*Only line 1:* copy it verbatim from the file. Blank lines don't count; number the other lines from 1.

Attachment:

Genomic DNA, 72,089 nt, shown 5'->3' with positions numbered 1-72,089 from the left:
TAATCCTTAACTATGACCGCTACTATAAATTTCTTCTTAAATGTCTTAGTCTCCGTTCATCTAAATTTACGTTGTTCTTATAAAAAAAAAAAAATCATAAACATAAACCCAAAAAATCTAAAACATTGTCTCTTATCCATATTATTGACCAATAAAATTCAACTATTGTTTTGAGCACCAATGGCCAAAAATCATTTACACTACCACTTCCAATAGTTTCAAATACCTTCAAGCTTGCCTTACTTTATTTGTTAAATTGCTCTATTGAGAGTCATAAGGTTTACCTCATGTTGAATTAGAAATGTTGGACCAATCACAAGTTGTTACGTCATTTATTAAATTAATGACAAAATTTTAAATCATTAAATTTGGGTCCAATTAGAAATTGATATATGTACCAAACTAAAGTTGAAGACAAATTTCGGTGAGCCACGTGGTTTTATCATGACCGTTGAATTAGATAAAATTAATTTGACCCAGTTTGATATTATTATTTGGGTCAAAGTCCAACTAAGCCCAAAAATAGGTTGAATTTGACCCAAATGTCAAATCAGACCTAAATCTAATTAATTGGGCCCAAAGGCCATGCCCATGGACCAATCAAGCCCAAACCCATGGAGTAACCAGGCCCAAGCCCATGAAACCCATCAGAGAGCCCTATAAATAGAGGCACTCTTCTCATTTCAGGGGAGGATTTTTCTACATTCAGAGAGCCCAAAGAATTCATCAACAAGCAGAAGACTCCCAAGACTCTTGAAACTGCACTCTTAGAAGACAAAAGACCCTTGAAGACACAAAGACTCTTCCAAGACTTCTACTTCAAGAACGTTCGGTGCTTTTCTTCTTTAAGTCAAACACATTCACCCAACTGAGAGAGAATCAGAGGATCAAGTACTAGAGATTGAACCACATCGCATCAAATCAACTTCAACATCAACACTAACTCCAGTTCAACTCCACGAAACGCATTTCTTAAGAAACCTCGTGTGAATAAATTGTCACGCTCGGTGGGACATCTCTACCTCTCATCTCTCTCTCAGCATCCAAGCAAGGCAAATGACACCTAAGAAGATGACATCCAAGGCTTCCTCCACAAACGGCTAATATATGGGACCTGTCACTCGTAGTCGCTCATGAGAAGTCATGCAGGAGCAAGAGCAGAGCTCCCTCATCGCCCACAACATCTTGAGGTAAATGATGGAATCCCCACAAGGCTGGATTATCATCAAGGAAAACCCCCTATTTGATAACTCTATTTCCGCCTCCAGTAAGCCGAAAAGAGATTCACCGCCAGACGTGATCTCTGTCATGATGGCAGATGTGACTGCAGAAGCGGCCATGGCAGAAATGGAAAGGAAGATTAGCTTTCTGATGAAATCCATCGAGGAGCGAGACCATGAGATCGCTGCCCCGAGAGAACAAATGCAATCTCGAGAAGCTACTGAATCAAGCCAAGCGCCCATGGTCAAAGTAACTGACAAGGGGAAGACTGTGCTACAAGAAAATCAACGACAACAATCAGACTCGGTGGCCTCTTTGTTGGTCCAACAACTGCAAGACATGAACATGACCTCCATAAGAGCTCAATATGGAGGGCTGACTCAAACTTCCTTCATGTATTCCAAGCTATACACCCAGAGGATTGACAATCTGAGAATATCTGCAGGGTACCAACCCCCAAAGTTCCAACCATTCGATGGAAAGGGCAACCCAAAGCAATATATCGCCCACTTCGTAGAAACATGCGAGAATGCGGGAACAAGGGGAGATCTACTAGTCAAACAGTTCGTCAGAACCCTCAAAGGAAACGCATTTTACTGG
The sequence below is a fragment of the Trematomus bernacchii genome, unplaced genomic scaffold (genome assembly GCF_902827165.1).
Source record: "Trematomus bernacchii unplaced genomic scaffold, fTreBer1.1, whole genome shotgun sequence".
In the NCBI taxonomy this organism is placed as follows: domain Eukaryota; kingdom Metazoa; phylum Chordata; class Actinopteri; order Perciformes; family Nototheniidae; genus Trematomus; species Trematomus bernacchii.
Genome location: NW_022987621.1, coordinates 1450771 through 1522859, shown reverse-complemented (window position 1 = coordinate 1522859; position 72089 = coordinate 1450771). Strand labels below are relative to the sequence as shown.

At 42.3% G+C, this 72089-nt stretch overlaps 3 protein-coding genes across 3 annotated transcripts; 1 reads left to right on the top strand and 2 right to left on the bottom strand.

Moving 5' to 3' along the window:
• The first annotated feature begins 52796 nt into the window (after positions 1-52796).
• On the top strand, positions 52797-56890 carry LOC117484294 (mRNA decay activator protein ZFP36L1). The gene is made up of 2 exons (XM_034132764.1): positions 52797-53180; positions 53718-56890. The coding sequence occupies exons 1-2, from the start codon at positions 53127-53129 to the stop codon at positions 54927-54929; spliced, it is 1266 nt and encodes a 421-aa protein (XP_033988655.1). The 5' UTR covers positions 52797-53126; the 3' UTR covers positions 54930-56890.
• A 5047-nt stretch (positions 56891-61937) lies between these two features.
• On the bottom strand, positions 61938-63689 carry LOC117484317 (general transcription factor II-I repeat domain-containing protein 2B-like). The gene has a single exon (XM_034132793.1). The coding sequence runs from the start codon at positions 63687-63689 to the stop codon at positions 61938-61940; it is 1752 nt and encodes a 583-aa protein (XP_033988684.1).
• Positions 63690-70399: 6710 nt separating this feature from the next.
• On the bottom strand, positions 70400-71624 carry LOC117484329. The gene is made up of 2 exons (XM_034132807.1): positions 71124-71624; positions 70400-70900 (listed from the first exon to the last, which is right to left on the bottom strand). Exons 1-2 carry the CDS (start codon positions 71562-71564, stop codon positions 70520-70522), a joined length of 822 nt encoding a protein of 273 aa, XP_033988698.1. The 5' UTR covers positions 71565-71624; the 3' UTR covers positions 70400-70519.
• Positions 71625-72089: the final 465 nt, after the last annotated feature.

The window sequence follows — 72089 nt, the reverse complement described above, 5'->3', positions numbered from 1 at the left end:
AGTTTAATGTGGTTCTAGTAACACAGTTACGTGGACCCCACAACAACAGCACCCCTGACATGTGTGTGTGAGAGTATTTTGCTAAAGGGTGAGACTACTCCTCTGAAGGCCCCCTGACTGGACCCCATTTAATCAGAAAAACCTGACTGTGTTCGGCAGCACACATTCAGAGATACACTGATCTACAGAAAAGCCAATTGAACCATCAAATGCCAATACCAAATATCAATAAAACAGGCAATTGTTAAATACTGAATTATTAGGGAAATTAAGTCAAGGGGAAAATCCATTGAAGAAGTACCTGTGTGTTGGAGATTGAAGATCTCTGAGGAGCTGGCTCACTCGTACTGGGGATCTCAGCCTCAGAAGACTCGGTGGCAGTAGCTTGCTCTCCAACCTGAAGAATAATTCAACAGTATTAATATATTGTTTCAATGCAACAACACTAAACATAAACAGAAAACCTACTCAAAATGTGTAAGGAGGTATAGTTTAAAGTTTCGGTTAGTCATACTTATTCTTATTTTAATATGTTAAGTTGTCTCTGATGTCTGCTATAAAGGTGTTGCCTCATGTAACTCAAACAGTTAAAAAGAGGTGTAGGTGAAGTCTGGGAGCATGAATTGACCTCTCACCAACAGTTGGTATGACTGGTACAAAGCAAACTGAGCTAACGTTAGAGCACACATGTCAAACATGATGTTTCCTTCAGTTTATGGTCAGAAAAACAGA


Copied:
Genomic DNA, 72,089 nt, shown 5'->3' with positions numbered 1-72,089 from the left: